He can make $5 million in performance bonuses each year.

There are $1,525,000 per season in bonuses based on starts: $250,000 each for 10 and 15, $625,000 for 20 and $400,000 for 30.

Cashner also can make $3,475,000 each year based on innings: $250,000 each for 110 and 120, $275,000 for 130, $350,000 for 140, $750,000 for 150 and $400,000 apiece for 170, 180, 190 and 200.

Cashner was at the Orioles' spring training facility, and was due to head to his Texas home for a few days before returning on Sunday when Baltimore's full squad is required to report. He'll likely work out with the team for the first time Monday.

He has little experience against the Orioles, but said he was excited to join the team.

"It's a lineup you can't really make a lot of mistakes against," Cashner said. "It's a lot of power in there, and I got to pitch (for) San Diego one year in Baltimore. Really cool stadium, really neat, a lot of history. It's one of my favorite places to pitch, so I'm looking forward to making that my home (stadium) every night."

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Manager Buck Showalter said Cashner would be an ideal addition to the club.

"He's a veteran starter. That's a good deal for both us and him," Showalter said. "He's a guy who's pitched well in the American League. That's something that I think played in his favor."

Cashner said that he began negotiations with Orioles Vice President of Baseball Operations Brady Anderson last fall and in a challenging offseason for free agents, he said patience was vital.

"I don't think it's been difficult. It's been interesting. It's been different," Cashner said.

To make room for Cashner on the 40-man roster, Baltimore placed left-hander Zach Britton (Achilles) on the 60-day disabled list.

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Manny Machado to switch from third base to shortstop in final season with Orioles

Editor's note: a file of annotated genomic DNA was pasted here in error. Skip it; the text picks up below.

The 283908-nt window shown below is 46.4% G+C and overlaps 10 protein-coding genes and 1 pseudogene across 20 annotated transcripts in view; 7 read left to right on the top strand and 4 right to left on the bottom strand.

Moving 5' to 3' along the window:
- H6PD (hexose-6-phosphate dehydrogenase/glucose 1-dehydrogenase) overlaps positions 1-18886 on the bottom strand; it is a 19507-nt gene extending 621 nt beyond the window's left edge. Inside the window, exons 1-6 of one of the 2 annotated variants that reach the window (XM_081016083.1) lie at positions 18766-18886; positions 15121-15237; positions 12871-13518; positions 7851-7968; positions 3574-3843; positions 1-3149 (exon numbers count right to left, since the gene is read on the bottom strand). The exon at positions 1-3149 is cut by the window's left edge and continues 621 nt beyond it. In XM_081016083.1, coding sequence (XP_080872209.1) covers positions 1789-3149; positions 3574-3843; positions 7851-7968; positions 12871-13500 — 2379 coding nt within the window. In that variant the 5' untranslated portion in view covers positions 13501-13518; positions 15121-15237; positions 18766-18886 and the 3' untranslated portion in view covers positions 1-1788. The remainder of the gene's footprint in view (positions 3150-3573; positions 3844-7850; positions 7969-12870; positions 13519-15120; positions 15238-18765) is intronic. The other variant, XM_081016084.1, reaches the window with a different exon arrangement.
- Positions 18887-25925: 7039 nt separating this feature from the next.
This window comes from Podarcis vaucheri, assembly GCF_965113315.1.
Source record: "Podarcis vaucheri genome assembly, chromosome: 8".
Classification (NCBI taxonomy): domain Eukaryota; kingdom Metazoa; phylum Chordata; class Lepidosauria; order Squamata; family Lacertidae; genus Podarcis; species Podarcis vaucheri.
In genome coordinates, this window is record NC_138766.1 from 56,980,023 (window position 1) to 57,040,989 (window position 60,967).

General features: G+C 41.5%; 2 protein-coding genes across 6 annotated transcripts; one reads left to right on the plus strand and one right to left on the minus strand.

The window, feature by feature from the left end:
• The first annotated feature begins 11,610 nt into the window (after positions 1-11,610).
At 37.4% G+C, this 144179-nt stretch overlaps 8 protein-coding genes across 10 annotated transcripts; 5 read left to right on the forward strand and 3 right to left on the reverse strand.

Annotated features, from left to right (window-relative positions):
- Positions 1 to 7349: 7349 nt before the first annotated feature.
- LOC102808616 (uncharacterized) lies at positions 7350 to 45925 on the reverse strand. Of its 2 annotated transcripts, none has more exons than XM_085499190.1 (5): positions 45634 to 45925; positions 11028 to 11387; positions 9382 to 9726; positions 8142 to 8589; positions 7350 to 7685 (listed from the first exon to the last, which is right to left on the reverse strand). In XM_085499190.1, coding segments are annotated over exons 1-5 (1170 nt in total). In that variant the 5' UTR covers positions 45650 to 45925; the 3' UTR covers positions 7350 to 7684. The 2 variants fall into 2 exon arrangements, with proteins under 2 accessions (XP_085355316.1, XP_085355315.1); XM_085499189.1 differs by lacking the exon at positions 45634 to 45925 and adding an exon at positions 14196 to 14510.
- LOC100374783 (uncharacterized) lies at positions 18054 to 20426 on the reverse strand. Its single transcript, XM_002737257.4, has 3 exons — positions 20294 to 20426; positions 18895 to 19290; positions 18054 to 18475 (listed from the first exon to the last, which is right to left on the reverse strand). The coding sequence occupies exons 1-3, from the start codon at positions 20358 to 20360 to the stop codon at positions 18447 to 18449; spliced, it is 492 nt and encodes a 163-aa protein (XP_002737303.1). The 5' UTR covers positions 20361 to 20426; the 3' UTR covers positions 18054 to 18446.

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USA Today Sports

Manny Machado to switch from third base to shortstop in final season with Orioles

BALTIMORE -- Even if Manny Machado doesn't switch teams this season, he almost certainly will be changing his position in the infield.

Baltimore Orioles manager Buck Showalter said Saturday that Machado will move from third base to shortstop this spring, and shortstop Tim Beckham will be shifted to third.

The shuffle will become permanent unless something goes wrong -- or Machado gets traded to another club.

"There could be some adjustments if we don't like the feel of it, but that's where we're going to head into it," Showalter said at FanFest, an annual offseason event designed to promote interest in the club.

Machado and second baseman Jonathan Schoop did not attend.

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Machado becomes a free agent after this year and is sure to demand a huge contract. The Orioles have entertained trade offers for the 25-year-old, who's been an All-Star in three of his six seasons with Baltimore.